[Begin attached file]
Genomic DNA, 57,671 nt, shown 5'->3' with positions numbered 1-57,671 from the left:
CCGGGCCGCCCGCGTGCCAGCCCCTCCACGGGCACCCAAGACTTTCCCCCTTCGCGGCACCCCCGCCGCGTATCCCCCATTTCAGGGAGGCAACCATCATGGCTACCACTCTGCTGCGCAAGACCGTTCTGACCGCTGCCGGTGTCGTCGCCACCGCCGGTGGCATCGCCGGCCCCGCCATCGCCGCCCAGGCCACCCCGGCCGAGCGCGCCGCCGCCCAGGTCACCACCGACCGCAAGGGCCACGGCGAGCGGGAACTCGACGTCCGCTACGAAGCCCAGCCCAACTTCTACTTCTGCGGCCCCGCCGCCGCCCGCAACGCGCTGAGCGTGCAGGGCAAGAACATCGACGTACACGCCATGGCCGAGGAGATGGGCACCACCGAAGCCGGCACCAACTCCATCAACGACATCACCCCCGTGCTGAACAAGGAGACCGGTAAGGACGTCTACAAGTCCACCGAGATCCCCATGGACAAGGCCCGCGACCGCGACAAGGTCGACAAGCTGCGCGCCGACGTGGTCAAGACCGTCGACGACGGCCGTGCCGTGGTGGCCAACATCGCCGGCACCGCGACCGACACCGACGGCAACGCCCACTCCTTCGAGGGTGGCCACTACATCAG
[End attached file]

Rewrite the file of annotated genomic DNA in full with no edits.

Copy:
Genomic DNA, 57,671 nt, shown 5'->3' with positions numbered 1-57,671 from the left:
CCGGGCCGCCCGCGTGCCAGCCCCTCCACGGGCACCCAAGACTTTCCCCCTTCGCGGCACCCCCGCCGCGTATCCCCCATTTCAGGGAGGCAACCATCATGGCTACCACTCTGCTGCGCAAGACCGTTCTGACCGCTGCCGGTGTCGTCGCCACCGCCGGTGGCATCGCCGGCCCCGCCATCGCCGCCCAGGCCACCCCGGCCGAGCGCGCCGCCGCCCAGGTCACCACCGACCGCAAGGGCCACGGCGAGCGGGAACTCGACGTCCGCTACGAAGCCCAGCCCAACTTCTACTTCTGCGGCCCCGCCGCCGCCCGCAACGCGCTGAGCGTGCAGGGCAAGAACATCGACGTACACGCCATGGCCGAGGAGATGGGCACCACCGAAGCCGGCACCAACTCCATCAACGACATCACCCCCGTGCTGAACAAGGAGACCGGTAAGGACGTCTACAAGTCCACCGAGATCCCCATGGACAAGGCCCGCGACCGCGACAAGGTCGACAAGCTGCGCGCCGACGTGGTCAAGACCGTCGACGACGGCCGTGCCGTGGTGGCCAACATCGCCGGCACCGCGACCGACACCGACGGCAACGCCCACTCCTTCGAGGGTGGCCACTACATCAG